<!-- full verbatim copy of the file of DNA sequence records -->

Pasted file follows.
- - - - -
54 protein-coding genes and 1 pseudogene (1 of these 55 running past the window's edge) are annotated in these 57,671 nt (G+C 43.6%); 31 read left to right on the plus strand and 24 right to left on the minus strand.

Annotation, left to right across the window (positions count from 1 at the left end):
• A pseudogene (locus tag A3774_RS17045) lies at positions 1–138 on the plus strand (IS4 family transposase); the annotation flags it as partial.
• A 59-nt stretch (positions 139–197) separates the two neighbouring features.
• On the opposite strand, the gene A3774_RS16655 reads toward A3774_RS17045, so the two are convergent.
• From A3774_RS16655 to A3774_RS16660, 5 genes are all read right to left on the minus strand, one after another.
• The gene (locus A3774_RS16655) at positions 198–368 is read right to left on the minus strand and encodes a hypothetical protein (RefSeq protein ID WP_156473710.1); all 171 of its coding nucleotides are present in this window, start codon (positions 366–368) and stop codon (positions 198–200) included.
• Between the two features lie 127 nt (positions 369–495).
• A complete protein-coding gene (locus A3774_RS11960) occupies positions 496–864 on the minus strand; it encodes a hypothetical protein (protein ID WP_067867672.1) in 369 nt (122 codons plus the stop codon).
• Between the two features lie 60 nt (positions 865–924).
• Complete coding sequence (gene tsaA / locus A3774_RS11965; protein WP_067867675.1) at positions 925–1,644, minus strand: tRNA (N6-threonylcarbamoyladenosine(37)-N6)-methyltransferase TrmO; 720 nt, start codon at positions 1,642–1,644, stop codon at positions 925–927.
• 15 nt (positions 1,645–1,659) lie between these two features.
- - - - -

54 protein-coding genes and 1 pseudogene (1 of these 55 running past the window's edge) are annotated in these 57,671 nt (G+C 43.6%); 31 read left to right on the plus strand and 24 right to left on the minus strand.

Annotation, left to right across the window (positions count from 1 at the left end):
• A pseudogene (locus tag A3774_RS17045) lies at positions 1–138 on the plus strand (IS4 family transposase); the annotation flags it as partial.
• A 59-nt stretch (positions 139–197) separates the two neighbouring features.
• On the opposite strand, the gene A3774_RS16655 reads toward A3774_RS17045, so the two are convergent.
• From A3774_RS16655 to A3774_RS16660, 5 genes are all read right to left on the minus strand, one after another.
• The gene (locus A3774_RS16655) at positions 198–368 is read right to left on the minus strand and encodes a hypothetical protein (RefSeq protein ID WP_156473710.1); all 171 of its coding nucleotides are present in this window, start codon (positions 366–368) and stop codon (positions 198–200) included.
• Between the two features lie 127 nt (positions 369–495).
• A complete protein-coding gene (locus A3774_RS11960) occupies positions 496–864 on the minus strand; it encodes a hypothetical protein (protein ID WP_067867672.1) in 369 nt (122 codons plus the stop codon).
• Between the two features lie 60 nt (positions 865–924).
• Complete coding sequence (gene tsaA / locus A3774_RS11965; protein WP_067867675.1) at positions 925–1,644, minus strand: tRNA (N6-threonylcarbamoyladenosine(37)-N6)-methyltransferase TrmO; 720 nt, start codon at positions 1,642–1,644, stop codon at positions 925–927.
• 15 nt (positions 1,645–1,659) lie between these two features.